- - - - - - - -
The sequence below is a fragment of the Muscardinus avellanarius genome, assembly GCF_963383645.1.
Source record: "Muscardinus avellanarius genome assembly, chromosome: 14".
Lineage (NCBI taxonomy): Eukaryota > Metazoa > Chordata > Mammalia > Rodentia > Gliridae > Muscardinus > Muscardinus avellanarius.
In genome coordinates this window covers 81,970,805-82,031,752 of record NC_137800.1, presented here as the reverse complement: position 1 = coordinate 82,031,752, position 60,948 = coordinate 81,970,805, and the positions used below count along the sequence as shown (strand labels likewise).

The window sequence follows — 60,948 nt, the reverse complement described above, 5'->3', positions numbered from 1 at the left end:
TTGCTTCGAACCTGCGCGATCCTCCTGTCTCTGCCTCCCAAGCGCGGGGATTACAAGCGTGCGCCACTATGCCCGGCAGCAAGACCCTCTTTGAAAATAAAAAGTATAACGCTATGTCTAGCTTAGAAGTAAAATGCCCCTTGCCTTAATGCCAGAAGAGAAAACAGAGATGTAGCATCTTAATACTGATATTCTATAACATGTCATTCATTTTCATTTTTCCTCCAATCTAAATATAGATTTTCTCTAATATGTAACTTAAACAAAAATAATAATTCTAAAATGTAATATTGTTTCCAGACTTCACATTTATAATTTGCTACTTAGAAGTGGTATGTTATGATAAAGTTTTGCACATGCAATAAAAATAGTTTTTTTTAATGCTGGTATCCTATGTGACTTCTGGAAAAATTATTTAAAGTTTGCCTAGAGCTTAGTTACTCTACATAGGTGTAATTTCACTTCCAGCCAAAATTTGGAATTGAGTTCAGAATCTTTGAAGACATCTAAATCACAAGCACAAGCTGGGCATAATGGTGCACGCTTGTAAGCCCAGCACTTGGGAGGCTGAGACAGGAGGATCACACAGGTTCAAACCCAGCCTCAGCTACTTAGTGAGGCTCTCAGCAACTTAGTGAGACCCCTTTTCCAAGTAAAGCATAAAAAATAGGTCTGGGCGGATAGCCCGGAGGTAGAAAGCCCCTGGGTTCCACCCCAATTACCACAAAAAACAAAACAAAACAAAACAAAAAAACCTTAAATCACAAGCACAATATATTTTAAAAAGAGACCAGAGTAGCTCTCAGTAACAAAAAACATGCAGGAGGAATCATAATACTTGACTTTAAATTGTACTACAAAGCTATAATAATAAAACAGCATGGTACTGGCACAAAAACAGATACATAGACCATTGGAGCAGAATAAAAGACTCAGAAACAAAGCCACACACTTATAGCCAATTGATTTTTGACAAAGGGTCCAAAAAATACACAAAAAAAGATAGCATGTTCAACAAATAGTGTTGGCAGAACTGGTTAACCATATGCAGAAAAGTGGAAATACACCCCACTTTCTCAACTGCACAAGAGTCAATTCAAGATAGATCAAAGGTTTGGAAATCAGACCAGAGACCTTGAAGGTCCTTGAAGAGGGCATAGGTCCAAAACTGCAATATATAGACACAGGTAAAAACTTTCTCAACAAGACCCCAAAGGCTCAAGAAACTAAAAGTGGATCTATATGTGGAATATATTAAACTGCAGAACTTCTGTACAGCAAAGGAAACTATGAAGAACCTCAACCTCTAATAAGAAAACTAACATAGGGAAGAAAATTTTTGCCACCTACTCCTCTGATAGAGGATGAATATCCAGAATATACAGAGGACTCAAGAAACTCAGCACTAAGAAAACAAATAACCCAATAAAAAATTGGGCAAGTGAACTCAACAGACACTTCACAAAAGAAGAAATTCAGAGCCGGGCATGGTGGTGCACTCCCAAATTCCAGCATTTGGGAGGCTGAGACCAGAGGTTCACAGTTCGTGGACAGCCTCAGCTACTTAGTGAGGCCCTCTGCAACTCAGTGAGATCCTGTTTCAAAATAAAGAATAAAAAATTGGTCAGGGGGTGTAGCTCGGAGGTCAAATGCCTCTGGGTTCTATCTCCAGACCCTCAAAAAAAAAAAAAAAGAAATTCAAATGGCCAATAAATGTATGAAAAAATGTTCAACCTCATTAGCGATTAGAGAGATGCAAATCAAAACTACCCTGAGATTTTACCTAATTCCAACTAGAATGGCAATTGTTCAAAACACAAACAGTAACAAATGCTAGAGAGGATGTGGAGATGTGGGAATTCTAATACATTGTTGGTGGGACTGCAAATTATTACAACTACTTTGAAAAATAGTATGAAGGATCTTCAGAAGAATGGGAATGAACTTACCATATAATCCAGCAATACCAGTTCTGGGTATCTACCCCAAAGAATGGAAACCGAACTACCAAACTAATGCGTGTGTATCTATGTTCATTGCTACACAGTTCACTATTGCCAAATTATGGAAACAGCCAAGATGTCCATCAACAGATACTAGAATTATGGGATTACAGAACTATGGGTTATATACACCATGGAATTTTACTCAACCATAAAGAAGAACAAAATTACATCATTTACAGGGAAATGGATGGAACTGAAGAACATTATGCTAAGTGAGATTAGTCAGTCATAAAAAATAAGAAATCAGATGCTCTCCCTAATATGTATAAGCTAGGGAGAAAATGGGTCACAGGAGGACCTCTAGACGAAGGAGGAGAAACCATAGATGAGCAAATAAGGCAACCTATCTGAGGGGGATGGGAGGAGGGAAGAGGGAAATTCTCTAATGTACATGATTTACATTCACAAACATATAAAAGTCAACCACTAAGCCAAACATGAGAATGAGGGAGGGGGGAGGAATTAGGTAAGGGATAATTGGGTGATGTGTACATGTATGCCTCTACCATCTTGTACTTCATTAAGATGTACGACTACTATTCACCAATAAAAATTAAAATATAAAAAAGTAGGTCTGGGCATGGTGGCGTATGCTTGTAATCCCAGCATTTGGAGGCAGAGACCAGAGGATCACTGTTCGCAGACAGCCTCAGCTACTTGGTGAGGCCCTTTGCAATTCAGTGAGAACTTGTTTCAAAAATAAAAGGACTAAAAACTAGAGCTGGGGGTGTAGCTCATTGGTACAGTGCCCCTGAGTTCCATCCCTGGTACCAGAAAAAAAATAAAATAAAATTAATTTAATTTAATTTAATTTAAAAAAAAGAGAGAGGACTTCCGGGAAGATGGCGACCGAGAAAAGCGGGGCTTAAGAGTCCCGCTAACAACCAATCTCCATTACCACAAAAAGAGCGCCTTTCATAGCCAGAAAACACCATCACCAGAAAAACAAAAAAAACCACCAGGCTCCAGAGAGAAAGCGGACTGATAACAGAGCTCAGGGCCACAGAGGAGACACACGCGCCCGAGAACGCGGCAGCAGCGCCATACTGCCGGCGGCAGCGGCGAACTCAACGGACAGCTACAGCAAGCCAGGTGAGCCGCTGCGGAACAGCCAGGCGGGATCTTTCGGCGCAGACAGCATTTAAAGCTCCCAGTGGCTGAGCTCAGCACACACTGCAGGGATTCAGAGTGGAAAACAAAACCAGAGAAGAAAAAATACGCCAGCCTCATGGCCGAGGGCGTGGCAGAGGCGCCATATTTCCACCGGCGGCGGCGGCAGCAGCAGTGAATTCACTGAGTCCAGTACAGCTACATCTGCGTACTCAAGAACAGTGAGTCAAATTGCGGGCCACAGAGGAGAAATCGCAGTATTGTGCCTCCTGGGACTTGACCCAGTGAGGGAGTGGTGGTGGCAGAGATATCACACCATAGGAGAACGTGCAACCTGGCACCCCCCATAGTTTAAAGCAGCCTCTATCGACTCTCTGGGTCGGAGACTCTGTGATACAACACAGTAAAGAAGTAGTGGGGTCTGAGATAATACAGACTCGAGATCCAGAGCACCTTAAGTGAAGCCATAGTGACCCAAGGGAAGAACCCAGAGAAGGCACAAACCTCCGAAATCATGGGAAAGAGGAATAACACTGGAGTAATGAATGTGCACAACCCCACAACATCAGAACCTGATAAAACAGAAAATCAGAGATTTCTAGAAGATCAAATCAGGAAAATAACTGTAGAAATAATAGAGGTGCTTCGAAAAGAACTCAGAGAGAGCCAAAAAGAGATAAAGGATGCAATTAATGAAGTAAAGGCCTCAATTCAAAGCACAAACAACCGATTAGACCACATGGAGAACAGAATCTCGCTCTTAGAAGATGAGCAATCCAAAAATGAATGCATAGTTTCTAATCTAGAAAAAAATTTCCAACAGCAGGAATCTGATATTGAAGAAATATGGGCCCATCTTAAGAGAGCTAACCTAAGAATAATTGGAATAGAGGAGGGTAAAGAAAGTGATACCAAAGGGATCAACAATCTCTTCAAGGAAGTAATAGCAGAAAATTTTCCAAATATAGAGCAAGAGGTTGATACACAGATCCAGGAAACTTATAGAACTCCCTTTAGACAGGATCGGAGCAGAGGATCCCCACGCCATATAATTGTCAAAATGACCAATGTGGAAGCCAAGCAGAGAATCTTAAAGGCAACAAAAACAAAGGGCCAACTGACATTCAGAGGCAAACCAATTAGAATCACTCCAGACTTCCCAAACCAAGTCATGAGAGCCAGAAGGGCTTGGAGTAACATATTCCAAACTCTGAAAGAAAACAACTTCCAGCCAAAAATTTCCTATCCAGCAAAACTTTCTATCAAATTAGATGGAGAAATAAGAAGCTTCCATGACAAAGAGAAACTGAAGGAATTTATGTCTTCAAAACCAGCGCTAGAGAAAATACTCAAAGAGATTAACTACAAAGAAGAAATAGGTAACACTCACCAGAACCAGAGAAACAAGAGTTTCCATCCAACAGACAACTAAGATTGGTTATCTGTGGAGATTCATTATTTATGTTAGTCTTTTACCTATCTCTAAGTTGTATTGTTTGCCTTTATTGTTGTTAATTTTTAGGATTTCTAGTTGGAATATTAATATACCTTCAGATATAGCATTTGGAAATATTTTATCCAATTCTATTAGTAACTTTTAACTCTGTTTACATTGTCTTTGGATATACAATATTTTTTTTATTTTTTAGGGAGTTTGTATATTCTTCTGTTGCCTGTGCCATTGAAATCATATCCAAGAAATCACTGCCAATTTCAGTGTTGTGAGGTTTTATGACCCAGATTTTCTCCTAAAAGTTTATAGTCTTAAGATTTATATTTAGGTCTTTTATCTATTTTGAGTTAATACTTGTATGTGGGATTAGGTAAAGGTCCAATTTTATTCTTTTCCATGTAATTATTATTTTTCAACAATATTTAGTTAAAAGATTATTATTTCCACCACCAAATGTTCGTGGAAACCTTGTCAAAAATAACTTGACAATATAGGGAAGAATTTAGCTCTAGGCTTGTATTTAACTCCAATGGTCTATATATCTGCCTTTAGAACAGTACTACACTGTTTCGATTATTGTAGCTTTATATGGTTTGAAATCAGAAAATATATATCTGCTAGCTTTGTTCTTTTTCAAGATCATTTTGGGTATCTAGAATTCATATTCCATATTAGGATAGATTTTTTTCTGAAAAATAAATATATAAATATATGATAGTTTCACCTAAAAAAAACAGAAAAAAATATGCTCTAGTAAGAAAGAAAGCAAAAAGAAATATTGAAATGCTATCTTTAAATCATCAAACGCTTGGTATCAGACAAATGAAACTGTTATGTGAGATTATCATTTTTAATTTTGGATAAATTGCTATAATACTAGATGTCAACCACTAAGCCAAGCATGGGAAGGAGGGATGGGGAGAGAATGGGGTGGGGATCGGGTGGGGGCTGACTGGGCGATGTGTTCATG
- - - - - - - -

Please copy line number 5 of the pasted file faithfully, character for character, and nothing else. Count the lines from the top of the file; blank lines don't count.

The window sequence follows — 60,948 nt, the reverse complement described above, 5'->3', positions numbered from 1 at the left end: